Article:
Read the full story from the Associated Press.
New York will require manufacturers to disclose the use of potentially dangerous chemicals in children’s products under a new law signed Friday.
The law, which goes into effect March 1, also creates a children’s product safety council that will advise state environmental regulators about which chemicals to restrict and how.
Read the full story at AndNowUKnow.
Major North American fresh berry producers recently partnered up in order to make the berry category more sustainable, announcing their commitment to use 100 percent recycle-ready packaging by 2025.
Read the full post at JD Supra.
For decades, per- and polyfluoroalkyl substances (PFAS), a group of several thousand synthetic compounds, have been viewed as “wonder chemicals” and their unique properties made them valuable in a variety of applications – nonstick cookware, waterproof coatings and stain-resistant fabrics, for example. In industrial settings, PFAS have been incorporated into additives used in the manufacturing of semiconductors, electronics, chemicals and textiles. PFAS are also commonly found in firefighting foams such as those used at manufacturing facilities and petroleum refineries.
However, their resistance to degradation also allows PFAS to bioaccumulate in the environment and the human body. As the growing body of scientific research raises potential health concerns associated with PFAS, states across the country are taking action. Regulatory thresholds for various media (drinking water, soil and groundwater) are now consistently being established in the parts per trillion range (picture a drop in an Olympic-sized swimming pool).
The best strategy to determine whether PFAS are a concern for you and your business is to engage with legal and technical experts and develop a focused RMP that tracks the rapidly evolving PFAS regulatory landscape, evaluates risks and liabilities associated with past and current operations at or related to your facility(ies), and identifies potential impacts to your future business operations.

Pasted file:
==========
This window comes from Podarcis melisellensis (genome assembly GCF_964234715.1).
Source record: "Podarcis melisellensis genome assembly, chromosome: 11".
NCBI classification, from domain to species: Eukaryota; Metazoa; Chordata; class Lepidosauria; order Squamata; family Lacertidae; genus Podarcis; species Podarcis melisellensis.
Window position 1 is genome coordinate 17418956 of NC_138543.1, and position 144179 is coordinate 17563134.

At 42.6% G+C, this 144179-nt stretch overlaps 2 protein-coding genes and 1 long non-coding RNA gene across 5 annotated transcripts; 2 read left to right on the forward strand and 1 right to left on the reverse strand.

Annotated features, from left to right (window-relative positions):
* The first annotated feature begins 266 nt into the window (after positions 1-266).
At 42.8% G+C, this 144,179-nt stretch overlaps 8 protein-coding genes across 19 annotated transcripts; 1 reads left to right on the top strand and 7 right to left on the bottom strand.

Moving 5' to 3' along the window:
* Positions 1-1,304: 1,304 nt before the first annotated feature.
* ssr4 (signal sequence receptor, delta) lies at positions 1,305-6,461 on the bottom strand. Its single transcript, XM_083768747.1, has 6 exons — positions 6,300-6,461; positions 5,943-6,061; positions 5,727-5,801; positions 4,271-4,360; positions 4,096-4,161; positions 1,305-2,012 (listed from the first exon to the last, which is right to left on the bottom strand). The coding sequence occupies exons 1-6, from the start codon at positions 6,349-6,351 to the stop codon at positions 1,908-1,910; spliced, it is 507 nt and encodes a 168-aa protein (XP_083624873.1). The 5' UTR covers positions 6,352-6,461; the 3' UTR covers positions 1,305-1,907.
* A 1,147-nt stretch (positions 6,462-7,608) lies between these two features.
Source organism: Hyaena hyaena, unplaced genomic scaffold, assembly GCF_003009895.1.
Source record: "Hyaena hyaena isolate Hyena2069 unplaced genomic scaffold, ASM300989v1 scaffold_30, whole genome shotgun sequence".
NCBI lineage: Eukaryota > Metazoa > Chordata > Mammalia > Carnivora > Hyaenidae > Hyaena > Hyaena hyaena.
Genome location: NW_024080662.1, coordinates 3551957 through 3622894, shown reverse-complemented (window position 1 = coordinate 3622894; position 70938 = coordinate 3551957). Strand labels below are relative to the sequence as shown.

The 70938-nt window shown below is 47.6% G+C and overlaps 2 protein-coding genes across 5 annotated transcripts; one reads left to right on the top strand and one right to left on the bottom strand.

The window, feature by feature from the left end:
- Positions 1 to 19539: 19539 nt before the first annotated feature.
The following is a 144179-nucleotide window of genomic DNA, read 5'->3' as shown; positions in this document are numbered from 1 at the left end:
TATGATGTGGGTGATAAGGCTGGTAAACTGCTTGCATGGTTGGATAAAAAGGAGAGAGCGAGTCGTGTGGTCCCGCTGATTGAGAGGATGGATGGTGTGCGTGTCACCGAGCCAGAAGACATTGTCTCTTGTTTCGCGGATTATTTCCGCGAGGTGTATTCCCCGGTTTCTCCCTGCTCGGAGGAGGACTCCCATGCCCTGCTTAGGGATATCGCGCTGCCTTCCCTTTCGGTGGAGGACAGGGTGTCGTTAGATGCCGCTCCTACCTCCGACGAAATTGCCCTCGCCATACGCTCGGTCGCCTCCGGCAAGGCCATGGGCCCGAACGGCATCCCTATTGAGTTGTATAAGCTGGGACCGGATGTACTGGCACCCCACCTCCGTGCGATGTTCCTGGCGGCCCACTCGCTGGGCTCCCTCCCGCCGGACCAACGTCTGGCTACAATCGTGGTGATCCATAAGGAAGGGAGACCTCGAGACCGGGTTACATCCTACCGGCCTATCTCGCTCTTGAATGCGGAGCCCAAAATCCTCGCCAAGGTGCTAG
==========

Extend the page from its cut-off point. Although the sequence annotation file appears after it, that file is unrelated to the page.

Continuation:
Read the full story at Inside Climate News.
Two scientists argue that projections of how bad global warming can get do not take account of current emission trends.
Read the full story in the Washington Post.
Bumblebee populations in North America and Europe have plummeted as a result of extreme temperatures, according to a study published Thursday in the journal Science.
Read the full story from the Texas Observer.
The Texas Observer, in collaboration with the Food & Environment Reporting Network and the Midwest Center for Investigative Reporting, spent four months investigating how fecal dust affects Texans and how TCEQ does little to stop it. Though the agency typically sends investigators to the site of a complaint, it appears the feed yards are mostly allowed to keep dusting their neighbors. The agency performs only perfunctory investigations of the complaints: From 2014 to November 2019, TCEQ took no enforcement action against large beef feedlots in the Panhandle. The agency levied no fines and issued no warnings, its own records show.
Read the full story in the New Yorker.
In a mansion built by the heir of an oil tycoon on New York’s Upper East Side, a group of financiers, philanthropists, and corporate executives recently gathered to discuss the climate crisis. The occasion was a new report, co-authored by an unlikely combination of McKinsey consultants and scientists from the Woods Hole Research Center (W.H.R.C.), on how physical climate risks will affect socioeconomic systems in the next few decades. During a presentation on the report’s findings, much of it in the preening language of fixed assets, liability risk, and flow charts, Spencer Glendon, an economist and senior fellow at W.H.R.C., was especially blunt with the crowd. He said that he tells decision-makers things such as “ ‘You know how many people in India are going to die from this, if you do nothing? Ignoring that now is on you.’ ” If investors and business leaders don’t account for these risks, “that will be unforgivable,” he said. “Because everyone knew they were coming.”
Read the full story at Plastics Recycling Update.
Under a newly inked deal, packaging company Berry Global will recycle PE film supplied by Georgia-Pacific into new film products.
Read the full story at Ensia.
Energy-conscious retrofits can dramatically reduce the carbon footprint of housing without the need to start from scratch
Read the full story at e360.
The U.S. approach to buying out properties vulnerable to flooding is rife with uncertainty and delays. Now, as climate change drives more extreme coastal storms and precipitation events, the system must undergo a drastic overhaul or risk stranding millions in flood-prone homes.